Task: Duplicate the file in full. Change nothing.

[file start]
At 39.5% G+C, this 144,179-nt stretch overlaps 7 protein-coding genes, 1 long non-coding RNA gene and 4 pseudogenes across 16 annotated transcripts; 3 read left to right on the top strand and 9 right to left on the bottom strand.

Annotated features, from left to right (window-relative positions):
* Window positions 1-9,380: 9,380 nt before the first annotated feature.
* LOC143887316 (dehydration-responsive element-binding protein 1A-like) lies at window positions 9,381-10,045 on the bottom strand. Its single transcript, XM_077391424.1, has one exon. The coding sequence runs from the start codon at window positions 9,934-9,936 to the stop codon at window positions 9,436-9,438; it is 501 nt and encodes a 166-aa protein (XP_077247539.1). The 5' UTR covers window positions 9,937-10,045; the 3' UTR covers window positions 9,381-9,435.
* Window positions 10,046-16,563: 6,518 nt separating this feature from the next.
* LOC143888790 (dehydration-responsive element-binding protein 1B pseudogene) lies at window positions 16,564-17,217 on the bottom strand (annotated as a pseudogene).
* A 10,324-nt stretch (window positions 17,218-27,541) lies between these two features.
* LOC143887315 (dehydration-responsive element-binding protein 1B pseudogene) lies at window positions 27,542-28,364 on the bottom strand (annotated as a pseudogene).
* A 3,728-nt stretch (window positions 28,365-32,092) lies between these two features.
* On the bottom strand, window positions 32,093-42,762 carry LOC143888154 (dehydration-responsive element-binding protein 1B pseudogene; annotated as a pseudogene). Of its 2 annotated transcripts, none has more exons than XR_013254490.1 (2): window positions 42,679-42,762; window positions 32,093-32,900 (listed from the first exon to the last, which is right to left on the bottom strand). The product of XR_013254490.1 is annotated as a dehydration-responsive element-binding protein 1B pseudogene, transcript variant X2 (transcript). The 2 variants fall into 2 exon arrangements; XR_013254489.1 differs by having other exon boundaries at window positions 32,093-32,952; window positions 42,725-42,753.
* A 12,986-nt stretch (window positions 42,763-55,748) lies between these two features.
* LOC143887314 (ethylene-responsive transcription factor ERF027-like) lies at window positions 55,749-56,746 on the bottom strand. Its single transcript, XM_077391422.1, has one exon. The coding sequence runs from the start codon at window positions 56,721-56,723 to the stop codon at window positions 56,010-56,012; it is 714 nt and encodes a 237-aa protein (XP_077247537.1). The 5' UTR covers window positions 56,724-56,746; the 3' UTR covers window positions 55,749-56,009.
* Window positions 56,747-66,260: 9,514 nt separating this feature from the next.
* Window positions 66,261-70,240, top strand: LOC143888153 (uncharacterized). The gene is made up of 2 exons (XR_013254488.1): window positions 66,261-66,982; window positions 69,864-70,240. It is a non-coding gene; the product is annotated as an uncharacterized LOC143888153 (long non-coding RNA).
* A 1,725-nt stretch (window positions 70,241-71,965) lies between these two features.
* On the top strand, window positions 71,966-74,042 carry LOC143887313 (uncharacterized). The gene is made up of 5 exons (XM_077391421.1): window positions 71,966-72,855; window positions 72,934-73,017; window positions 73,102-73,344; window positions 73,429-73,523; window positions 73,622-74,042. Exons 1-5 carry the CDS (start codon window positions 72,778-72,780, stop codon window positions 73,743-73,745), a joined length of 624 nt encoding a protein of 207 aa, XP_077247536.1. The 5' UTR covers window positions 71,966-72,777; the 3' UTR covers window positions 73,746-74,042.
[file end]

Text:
At 39.5% G+C, this 144,179-nt stretch overlaps 7 protein-coding genes, 1 long non-coding RNA gene and 4 pseudogenes across 16 annotated transcripts; 3 read left to right on the top strand and 9 right to left on the bottom strand.

Annotated features, from left to right (window-relative positions):
* Window positions 1-9,380: 9,380 nt before the first annotated feature.
* LOC143887316 (dehydration-responsive element-binding protein 1A-like) lies at window positions 9,381-10,045 on the bottom strand. Its single transcript, XM_077391424.1, has one exon. The coding sequence runs from the start codon at window positions 9,934-9,936 to the stop codon at window positions 9,436-9,438; it is 501 nt and encodes a 166-aa protein (XP_077247539.1). The 5' UTR covers window positions 9,937-10,045; the 3' UTR covers window positions 9,381-9,435.
* Window positions 10,046-16,563: 6,518 nt separating this feature from the next.
* LOC143888790 (dehydration-responsive element-binding protein 1B pseudogene) lies at window positions 16,564-17,217 on the bottom strand (annotated as a pseudogene).
* A 10,324-nt stretch (window positions 17,218-27,541) lies between these two features.
* LOC143887315 (dehydration-responsive element-binding protein 1B pseudogene) lies at window positions 27,542-28,364 on the bottom strand (annotated as a pseudogene).
* A 3,728-nt stretch (window positions 28,365-32,092) lies between these two features.
* On the bottom strand, window positions 32,093-42,762 carry LOC143888154 (dehydration-responsive element-binding protein 1B pseudogene; annotated as a pseudogene). Of its 2 annotated transcripts, none has more exons than XR_013254490.1 (2): window positions 42,679-42,762; window positions 32,093-32,900 (listed from the first exon to the last, which is right to left on the bottom strand). The product of XR_013254490.1 is annotated as a dehydration-responsive element-binding protein 1B pseudogene, transcript variant X2 (transcript). The 2 variants fall into 2 exon arrangements; XR_013254489.1 differs by having other exon boundaries at window positions 32,093-32,952; window positions 42,725-42,753.
* A 12,986-nt stretch (window positions 42,763-55,748) lies between these two features.
* LOC143887314 (ethylene-responsive transcription factor ERF027-like) lies at window positions 55,749-56,746 on the bottom strand. Its single transcript, XM_077391422.1, has one exon. The coding sequence runs from the start codon at window positions 56,721-56,723 to the stop codon at window positions 56,010-56,012; it is 714 nt and encodes a 237-aa protein (XP_077247537.1). The 5' UTR covers window positions 56,724-56,746; the 3' UTR covers window positions 55,749-56,009.
* Window positions 56,747-66,260: 9,514 nt separating this feature from the next.
* Window positions 66,261-70,240, top strand: LOC143888153 (uncharacterized). The gene is made up of 2 exons (XR_013254488.1): window positions 66,261-66,982; window positions 69,864-70,240. It is a non-coding gene; the product is annotated as an uncharacterized LOC143888153 (long non-coding RNA).
* A 1,725-nt stretch (window positions 70,241-71,965) lies between these two features.
* On the top strand, window positions 71,966-74,042 carry LOC143887313 (uncharacterized). The gene is made up of 5 exons (XM_077391421.1): window positions 71,966-72,855; window positions 72,934-73,017; window positions 73,102-73,344; window positions 73,429-73,523; window positions 73,622-74,042. Exons 1-5 carry the CDS (start codon window positions 72,778-72,780, stop codon window positions 73,743-73,745), a joined length of 624 nt encoding a protein of 207 aa, XP_077247536.1. The 5' UTR covers window positions 71,966-72,777; the 3' UTR covers window positions 73,746-74,042.